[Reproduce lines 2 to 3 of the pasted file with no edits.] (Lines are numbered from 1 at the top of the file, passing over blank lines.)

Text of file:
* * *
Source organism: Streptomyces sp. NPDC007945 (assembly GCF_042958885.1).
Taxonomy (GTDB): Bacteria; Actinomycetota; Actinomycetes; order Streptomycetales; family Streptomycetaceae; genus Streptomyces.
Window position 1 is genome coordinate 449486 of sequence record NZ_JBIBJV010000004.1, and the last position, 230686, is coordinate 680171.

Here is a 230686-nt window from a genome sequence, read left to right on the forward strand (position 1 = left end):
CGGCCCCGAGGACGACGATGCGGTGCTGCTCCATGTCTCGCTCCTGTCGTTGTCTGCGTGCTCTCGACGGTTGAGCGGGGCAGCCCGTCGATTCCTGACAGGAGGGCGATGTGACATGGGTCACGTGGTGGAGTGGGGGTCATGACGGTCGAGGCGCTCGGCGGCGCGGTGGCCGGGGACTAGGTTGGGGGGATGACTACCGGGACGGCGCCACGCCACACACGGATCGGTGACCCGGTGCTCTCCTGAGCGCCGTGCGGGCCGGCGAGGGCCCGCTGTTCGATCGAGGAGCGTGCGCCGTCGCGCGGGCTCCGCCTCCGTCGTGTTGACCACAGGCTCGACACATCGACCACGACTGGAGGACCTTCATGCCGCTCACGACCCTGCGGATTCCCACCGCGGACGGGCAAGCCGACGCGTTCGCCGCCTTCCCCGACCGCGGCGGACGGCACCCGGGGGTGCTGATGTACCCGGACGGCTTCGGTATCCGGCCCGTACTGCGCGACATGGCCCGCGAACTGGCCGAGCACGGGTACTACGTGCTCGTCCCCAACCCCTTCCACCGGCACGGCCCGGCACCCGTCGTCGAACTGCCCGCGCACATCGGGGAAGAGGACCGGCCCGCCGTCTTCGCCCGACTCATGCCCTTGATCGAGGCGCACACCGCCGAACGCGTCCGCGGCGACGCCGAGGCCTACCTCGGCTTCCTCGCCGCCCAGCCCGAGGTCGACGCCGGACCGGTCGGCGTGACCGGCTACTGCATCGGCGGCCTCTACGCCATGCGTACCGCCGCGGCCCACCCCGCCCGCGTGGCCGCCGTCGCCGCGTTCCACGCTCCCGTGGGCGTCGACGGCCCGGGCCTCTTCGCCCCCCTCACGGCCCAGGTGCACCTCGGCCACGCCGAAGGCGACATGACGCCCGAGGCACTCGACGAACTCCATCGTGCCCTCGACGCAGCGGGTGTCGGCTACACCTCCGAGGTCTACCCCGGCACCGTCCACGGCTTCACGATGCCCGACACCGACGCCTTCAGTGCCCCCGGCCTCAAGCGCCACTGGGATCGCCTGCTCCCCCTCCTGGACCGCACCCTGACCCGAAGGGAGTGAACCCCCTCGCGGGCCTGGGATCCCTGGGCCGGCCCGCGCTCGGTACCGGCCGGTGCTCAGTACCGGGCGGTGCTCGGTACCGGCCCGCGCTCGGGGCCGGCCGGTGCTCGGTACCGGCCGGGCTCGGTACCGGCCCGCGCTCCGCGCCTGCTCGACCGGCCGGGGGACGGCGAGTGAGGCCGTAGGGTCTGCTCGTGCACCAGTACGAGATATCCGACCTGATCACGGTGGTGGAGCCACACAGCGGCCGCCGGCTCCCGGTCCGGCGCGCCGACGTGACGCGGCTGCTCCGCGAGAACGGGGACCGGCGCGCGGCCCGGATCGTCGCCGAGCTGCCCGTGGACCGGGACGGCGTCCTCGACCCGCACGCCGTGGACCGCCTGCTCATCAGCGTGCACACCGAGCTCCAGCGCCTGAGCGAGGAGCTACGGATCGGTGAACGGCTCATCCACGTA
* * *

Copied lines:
Taxonomy (GTDB): Bacteria; Actinomycetota; Actinomycetes; order Streptomycetales; family Streptomycetaceae; genus Streptomyces.
Window position 1 is genome coordinate 449486 of sequence record NZ_JBIBJV010000004.1, and the last position, 230686, is coordinate 680171.